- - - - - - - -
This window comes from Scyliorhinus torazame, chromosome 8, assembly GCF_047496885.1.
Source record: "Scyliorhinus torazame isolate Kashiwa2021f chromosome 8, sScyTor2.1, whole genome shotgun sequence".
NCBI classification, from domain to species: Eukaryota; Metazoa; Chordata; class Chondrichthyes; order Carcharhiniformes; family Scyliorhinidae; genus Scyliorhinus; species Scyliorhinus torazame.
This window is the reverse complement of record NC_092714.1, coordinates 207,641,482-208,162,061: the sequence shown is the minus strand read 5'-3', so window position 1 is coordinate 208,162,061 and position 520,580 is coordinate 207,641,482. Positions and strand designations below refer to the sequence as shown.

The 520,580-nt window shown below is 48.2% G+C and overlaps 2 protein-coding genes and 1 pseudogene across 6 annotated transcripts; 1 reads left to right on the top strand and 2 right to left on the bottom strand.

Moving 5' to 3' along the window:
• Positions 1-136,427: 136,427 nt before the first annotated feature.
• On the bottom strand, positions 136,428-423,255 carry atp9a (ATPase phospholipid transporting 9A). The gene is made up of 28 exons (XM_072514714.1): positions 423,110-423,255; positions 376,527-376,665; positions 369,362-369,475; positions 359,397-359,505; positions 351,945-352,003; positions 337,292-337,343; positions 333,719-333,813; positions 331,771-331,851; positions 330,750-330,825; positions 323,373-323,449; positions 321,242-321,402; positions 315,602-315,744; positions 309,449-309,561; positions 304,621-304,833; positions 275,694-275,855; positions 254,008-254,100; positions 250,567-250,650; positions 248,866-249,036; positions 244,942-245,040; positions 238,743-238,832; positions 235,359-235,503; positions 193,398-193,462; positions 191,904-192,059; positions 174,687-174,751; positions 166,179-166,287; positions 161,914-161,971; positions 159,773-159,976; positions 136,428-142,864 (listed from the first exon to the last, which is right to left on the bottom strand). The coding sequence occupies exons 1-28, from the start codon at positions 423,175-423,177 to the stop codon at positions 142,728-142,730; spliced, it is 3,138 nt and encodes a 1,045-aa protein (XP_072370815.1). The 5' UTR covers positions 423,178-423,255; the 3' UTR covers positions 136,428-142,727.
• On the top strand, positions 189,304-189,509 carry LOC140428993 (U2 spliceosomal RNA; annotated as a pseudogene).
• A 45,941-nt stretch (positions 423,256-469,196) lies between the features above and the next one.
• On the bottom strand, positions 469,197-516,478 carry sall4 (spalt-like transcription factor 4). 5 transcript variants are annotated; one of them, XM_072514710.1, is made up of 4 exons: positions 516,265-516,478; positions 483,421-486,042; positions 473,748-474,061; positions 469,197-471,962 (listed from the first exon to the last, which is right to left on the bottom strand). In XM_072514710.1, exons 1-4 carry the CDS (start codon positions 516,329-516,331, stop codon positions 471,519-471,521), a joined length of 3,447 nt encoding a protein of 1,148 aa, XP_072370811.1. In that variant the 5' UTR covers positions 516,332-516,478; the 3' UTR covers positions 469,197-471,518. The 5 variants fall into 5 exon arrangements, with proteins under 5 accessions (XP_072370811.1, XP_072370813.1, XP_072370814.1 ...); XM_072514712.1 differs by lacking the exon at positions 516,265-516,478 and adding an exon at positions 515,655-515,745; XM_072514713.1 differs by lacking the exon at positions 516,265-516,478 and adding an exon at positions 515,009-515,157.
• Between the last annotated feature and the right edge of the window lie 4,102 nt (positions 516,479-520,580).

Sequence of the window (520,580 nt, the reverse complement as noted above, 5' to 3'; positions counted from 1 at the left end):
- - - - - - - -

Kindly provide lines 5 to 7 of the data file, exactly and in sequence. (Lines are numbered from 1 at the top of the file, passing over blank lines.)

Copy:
The 520,580-nt window shown below is 48.2% G+C and overlaps 2 protein-coding genes and 1 pseudogene across 6 annotated transcripts; 1 reads left to right on the top strand and 2 right to left on the bottom strand.

Moving 5' to 3' along the window:
• Positions 1-136,427: 136,427 nt before the first annotated feature.